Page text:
Why root for the Buckeyes: Spring football is underway in Columbus, but the spring game isn't until April 14. Just enough time to squeeze in some basketball fandom before abandoning it until January again.

The downside: Penn State getting a No. 4 seed in the NIT makes Ohio State's three losses to the Nittany Lions stand out a bit more, but at least Tony Carr won't be able to destroy the Buckeyes again.

Projection: The draw did not favor the Buckeyes, who squeak by South Dakota State before losing to Gonzaga.

62. Michigan State (Midwest, No. 3)

Why root for the Spartans: There might not be a more talented starting five in all of college basketball that just fits. Having a pair of lottery picks in Miles Bridges and Jaren Jackson Jr. doesn't hurt.

The downside: The Big Ten hasn't won a national title since 2000 (the Mateen Cleaves/Morris Peterson Spartans). If the league's best chance is a Michigan State team that has shown vulnerability, the championship drought might continue.

Projection: The Spartans lost to Duke on Nov. 14 with Marvin Bagley III playing just 10 minutes. They'll lose again in the Sweet 16.

63. Michigan (West, No. 3)

Why root for the Wolverines: It might be time to consider shifting the "Mr. March" title an hour southeast in Michigan. John Beilein beat Tom Izzo twice this year, and the Wolverines just won their second straight Big Ten tournament.

The downside: Each successive Michigan win just means more opportunities to hear "Hail to the Victors" over and over and over and over when the gameday producers turn up the crowd mic.

Projection: Unless the week-plus off after winning the Big Ten tourney hurts, the Wolverines will extend their nine-game winning streak to the Elite Eight.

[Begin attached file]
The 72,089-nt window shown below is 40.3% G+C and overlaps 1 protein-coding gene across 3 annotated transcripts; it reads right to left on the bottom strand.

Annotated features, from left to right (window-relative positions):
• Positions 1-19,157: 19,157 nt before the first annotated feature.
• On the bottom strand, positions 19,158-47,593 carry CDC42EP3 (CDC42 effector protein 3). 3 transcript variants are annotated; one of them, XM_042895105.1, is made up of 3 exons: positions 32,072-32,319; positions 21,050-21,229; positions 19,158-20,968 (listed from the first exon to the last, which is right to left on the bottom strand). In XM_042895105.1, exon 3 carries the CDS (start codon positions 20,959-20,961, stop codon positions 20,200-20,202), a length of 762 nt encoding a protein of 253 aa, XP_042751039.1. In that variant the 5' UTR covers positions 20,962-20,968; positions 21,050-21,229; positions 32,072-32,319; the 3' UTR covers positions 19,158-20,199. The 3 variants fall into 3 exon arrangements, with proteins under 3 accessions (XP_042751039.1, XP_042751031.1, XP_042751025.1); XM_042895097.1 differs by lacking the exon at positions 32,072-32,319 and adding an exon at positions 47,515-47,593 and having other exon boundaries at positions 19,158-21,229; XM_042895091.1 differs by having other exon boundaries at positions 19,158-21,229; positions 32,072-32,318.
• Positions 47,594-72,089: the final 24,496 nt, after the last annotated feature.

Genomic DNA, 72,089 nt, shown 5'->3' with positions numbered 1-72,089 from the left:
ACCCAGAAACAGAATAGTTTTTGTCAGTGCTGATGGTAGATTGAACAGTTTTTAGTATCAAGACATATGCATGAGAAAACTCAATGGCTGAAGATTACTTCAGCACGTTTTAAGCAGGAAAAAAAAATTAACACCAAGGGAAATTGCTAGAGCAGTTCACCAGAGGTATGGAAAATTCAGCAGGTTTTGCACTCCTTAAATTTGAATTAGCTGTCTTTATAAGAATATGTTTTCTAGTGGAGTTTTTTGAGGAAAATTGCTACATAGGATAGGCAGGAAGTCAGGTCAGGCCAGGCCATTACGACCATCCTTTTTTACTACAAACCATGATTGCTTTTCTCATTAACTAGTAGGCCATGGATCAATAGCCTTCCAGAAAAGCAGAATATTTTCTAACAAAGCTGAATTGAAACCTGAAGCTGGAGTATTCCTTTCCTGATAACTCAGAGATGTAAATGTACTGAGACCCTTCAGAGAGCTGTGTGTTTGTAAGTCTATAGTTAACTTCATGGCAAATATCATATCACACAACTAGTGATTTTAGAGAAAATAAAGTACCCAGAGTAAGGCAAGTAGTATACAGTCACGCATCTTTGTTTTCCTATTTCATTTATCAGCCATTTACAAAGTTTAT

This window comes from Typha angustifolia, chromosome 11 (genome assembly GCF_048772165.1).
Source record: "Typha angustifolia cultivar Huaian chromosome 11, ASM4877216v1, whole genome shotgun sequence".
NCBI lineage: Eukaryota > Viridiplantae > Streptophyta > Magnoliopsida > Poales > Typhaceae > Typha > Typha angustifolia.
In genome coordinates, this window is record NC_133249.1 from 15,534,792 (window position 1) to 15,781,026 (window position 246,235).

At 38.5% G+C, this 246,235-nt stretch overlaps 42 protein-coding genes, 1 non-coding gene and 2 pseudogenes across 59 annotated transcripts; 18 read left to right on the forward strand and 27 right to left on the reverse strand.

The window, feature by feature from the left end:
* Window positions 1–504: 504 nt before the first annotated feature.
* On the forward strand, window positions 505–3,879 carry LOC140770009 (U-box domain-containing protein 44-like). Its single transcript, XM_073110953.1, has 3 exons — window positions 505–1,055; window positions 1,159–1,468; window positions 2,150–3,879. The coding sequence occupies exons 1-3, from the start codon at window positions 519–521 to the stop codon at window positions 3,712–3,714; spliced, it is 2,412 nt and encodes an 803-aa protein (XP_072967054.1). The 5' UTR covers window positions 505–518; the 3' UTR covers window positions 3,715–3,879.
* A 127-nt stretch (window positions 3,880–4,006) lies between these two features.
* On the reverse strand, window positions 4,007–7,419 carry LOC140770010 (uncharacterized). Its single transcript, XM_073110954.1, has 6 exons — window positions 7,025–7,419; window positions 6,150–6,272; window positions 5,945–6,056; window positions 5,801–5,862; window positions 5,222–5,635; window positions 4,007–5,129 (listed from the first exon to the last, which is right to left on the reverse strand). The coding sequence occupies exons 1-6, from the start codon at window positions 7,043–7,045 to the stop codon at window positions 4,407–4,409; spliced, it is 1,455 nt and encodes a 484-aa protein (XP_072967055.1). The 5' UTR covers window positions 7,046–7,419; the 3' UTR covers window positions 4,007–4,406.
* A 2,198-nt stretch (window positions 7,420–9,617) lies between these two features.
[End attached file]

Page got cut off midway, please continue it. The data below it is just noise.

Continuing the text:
64. Kansas (Midwest, No. 1)

Why root for the Jayhawks: You have a poster of Mario Chalmers hitting the game winner against Memphis over your bed, and it's never coming down. Plus, you're openly pushing the NCAA to rename the Big 12 to the Kansas Always Wins Conference.

The downside: Bill Self might be the best ... regular season coach of all time. For all of the Big 12 titles and 30-win seasons, the Jayhawks' NCAA tournament history under Self has an awful lot of first- and second-round exits.Projection: It should just be standard now. The Jayhawks make a decent run, but bow out in the Elite Eight to Duke.

65. Missouri (West, No. 8)

Why root for the Tigers: The will he or won't he play mystery surrounding Michael Porter Jr. is terrific. He's 100 percent to come back in the SEC tournament but only 65 percent when asked after Missouri lost to Georgia? Cue mysterious music.

The downside: Would you trade a Braggin' Rights victory (five in a row so there's probably one to spare) for an NCAA tournament berth? More national exposure for the Tigers only strengthens them in potential recruiting battles.

Projection: If Porter is healthy and playing like a true lottery pick, Missouri might go even further than its projected second-round loss to Xavier.

66. Duke (Midwest, No. 2)

Why root for the Blue Devils: You've picked the hill you're going to die on. Christian Laettner and Grayson Allen aren't college basketball villains. They're just wildly misunderstood.

The downside: Rooting for Duke is like being a New York Yankees, Dallas Cowboys, Los Angeles Lakers and Manchester United fan all rolled into one. And that bandwagon never seems to get full.

Projection: Marvin Bagley III is almost enough by himself to guarantee a Final Four berth for the Blue Devils.

67. North Carolina (West, No. 2)

Why root for the Tar Heels: Nothing would make you happier than North Carolina playing in a third straight national championship game and becoming the first program to do so since Kentucky's run from 1996-98. Daggum, that'd be great.

The downside: The ceiling is still the roof. Apologies to the GOAT, but maybe that's what they're learning in those, let's say, less than accredited classes at North Carolina.

Projection: After beating Michigan by 15 in late November, the Tar Heels drop the Sweet 16 rematch.

68. Auburn (Midwest, No. 4)

Why root for the Tigers: Auburn might have the best case for "nobody believes in us" status. Playing without two starters from last season because of their ties to the FBI investigation into college basketball was compounded by losing anonther, Anfernee McLemore, to an injury last month. The Tigers, against all odds, mostly kept winning.

The downside: Bruce Pearl.

Projection: An objectively great season comes to an end with an upset loss in the second round to New Mexico State.